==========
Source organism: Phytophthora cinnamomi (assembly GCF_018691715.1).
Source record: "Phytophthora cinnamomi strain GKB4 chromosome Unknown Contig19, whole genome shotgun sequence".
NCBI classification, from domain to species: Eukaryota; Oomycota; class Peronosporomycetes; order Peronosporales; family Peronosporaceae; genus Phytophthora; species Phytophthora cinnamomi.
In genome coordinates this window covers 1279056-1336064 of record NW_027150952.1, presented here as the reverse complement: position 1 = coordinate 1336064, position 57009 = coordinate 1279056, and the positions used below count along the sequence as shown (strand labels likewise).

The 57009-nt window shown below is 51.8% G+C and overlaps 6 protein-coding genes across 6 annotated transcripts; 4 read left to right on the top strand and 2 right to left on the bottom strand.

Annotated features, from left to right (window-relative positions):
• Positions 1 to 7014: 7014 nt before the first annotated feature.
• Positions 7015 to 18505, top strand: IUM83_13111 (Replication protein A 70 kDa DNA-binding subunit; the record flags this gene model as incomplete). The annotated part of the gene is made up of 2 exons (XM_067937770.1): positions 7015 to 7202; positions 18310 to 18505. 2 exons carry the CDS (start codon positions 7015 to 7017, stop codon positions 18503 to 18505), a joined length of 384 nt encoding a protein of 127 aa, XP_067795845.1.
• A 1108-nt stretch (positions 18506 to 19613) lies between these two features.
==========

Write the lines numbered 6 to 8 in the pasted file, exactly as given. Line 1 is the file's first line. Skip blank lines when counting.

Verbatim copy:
Annotated features, from left to right (window-relative positions):
• Positions 1 to 7014: 7014 nt before the first annotated feature.
• Positions 7015 to 18505, top strand: IUM83_13111 (Replication protein A 70 kDa DNA-binding subunit; the record flags this gene model as incomplete). The annotated part of the gene is made up of 2 exons (XM_067937770.1): positions 7015 to 7202; positions 18310 to 18505. 2 exons carry the CDS (start codon positions 7015 to 7017, stop codon positions 18503 to 18505), a joined length of 384 nt encoding a protein of 127 aa, XP_067795845.1.